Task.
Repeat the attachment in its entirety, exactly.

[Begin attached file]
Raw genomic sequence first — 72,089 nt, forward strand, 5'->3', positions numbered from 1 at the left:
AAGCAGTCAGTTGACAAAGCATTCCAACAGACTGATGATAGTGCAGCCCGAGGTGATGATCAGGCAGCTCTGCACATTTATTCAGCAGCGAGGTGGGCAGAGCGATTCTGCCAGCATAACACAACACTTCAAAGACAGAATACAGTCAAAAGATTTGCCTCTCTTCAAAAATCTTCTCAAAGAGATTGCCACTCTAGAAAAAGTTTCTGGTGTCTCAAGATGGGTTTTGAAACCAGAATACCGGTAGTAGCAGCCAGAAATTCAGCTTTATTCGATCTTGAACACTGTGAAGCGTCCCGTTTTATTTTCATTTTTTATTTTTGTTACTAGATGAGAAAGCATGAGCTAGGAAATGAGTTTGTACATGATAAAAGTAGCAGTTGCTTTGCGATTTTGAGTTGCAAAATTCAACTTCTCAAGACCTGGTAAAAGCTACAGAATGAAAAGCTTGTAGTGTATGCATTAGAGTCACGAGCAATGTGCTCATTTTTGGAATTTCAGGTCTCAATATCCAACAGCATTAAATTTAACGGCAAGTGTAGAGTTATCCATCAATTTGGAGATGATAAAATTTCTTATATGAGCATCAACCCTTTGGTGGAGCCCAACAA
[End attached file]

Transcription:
Raw genomic sequence first — 72,089 nt, forward strand, 5'->3', positions numbered from 1 at the left:
AAGCAGTCAGTTGACAAAGCATTCCAACAGACTGATGATAGTGCAGCCCGAGGTGATGATCAGGCAGCTCTGCACATTTATTCAGCAGCGAGGTGGGCAGAGCGATTCTGCCAGCATAACACAACACTTCAAAGACAGAATACAGTCAAAAGATTTGCCTCTCTTCAAAAATCTTCTCAAAGAGATTGCCACTCTAGAAAAAGTTTCTGGTGTCTCAAGATGGGTTTTGAAACCAGAATACCGGTAGTAGCAGCCAGAAATTCAGCTTTATTCGATCTTGAACACTGTGAAGCGTCCCGTTTTATTTTCATTTTTTATTTTTGTTACTAGATGAGAAAGCATGAGCTAGGAAATGAGTTTGTACATGATAAAAGTAGCAGTTGCTTTGCGATTTTGAGTTGCAAAATTCAACTTCTCAAGACCTGGTAAAAGCTACAGAATGAAAAGCTTGTAGTGTATGCATTAGAGTCACGAGCAATGTGCTCATTTTTGGAATTTCAGGTCTCAATATCCAACAGCATTAAATTTAACGGCAAGTGTAGAGTTATCCATCAATTTGGAGATGATAAAATTTCTTATATGAGCATCAACCCTTTGGTGGAGCCCAACAA